Is Refusing A Breathalyzer Test Ever Smart?

July 10, 2015

A paralegal friend told me recently that you should never, ever consent to a breathalyzer test when pulled over, even and especially if you’ve only had one drink and there’s no way you’re over the limit. She swore that they’ll make you blow into it so hard/frequently it may register as over anyway, and the risk of that or some other incriminating malfunction was far greater than the risk of refusing the test and being arrested. (She went on to describe what happens then and why it’s preferable, but I can’t remember all of that, as alcohol was involved in this conversation.) Is this true? Are different states radically different in this regard? Is this notion generally insane?

Generally insane? Cupping the police officer’s balls is generally insane. Your friend’s advice is not generally insane. But it is kind of wrong. Never trust an absolute statement like that (except for this statement about absolute statements—you should trust this one).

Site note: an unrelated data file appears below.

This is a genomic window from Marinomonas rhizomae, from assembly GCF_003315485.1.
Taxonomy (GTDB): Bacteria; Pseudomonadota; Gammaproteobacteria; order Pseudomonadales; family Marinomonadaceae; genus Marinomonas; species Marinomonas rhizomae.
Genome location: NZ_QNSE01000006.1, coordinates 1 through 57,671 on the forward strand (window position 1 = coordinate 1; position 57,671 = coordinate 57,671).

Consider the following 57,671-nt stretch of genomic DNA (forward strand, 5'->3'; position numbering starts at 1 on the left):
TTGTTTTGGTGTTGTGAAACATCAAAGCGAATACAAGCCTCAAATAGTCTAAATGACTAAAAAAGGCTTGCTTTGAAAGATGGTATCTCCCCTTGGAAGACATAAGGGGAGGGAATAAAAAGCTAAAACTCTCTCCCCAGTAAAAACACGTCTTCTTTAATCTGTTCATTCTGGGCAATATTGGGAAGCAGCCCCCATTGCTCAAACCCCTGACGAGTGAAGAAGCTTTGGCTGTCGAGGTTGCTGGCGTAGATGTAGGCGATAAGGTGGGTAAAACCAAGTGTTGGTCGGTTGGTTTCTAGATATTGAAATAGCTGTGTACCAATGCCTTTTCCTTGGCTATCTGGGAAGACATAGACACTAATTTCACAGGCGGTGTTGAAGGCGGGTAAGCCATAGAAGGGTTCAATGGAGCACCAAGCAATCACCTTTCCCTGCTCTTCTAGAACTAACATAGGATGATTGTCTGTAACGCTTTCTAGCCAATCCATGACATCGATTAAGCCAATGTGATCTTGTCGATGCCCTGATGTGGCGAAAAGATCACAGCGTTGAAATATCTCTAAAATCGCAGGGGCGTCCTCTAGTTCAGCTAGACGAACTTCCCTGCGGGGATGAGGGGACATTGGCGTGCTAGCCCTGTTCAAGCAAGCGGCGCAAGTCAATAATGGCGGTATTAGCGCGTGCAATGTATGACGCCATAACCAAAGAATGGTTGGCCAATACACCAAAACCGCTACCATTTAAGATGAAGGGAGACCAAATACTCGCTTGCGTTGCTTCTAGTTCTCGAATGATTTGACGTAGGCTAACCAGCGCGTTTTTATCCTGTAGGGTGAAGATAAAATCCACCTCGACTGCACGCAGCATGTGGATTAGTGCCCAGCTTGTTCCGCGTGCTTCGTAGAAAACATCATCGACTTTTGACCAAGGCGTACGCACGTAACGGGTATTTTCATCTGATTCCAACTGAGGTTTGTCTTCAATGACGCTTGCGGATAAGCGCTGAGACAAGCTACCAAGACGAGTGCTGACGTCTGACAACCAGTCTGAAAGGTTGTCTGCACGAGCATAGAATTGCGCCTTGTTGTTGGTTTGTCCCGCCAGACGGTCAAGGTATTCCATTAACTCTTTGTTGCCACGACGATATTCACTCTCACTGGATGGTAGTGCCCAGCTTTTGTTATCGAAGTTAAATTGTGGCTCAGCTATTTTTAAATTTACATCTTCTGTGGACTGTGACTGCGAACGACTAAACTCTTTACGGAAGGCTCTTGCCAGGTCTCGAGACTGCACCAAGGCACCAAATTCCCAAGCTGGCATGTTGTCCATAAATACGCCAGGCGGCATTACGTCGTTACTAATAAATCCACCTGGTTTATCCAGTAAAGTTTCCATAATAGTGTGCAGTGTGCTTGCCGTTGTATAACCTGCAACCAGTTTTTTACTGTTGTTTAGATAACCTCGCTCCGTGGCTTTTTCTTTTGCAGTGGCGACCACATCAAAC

First up: States do indeed differ on this issue. So my discussion here really goes to setting up a framework that will help with the analysis I would need to run in order to determine, in a specific instance, whether I would refuse a breathalyzer.

Read the rest of the column here at Deadspin.

Illustration by Tara Jacoby.

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